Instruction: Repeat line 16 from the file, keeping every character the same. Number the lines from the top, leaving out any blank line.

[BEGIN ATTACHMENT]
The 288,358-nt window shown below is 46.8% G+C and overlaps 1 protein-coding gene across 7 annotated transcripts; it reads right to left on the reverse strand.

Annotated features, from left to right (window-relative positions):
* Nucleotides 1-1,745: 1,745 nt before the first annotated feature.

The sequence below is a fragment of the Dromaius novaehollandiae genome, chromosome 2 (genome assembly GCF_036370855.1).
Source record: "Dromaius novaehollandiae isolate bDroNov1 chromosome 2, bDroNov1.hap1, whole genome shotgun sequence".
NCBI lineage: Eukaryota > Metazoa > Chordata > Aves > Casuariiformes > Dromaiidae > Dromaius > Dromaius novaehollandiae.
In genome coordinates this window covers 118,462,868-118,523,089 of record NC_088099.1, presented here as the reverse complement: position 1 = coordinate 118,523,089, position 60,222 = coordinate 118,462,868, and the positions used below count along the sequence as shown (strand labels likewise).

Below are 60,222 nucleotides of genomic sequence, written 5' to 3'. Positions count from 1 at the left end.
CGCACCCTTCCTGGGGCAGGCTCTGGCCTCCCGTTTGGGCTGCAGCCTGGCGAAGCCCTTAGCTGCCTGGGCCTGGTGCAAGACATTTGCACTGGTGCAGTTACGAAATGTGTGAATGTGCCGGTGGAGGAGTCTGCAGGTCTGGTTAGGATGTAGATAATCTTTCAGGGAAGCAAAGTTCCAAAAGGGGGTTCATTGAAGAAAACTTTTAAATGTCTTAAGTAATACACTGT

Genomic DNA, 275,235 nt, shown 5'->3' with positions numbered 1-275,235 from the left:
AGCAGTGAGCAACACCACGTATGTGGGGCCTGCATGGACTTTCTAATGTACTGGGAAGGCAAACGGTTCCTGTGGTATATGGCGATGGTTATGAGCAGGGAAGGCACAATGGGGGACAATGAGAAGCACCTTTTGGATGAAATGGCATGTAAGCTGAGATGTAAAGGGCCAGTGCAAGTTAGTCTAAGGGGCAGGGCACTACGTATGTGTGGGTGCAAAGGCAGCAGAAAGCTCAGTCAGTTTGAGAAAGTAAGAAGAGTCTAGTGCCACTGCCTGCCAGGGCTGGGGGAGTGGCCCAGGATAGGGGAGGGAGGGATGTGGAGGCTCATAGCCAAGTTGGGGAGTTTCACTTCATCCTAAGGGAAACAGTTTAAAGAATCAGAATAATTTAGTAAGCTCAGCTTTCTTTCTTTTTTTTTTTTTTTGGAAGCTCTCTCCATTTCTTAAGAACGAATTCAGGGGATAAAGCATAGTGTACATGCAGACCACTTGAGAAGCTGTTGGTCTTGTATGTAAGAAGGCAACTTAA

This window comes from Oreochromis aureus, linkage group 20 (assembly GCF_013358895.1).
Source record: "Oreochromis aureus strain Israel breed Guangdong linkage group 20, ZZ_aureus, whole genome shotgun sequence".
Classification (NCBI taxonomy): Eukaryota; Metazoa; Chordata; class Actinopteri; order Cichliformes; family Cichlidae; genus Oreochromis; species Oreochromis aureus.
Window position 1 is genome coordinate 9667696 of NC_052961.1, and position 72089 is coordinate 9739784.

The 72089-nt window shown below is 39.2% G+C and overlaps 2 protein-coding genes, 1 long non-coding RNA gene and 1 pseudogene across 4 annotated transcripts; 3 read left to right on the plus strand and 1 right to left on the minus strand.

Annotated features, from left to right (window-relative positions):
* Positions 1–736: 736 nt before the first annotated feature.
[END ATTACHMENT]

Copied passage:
The 72089-nt window shown below is 39.2% G+C and overlaps 2 protein-coding genes, 1 long non-coding RNA gene and 1 pseudogene across 4 annotated transcripts; 3 read left to right on the plus strand and 1 right to left on the minus strand.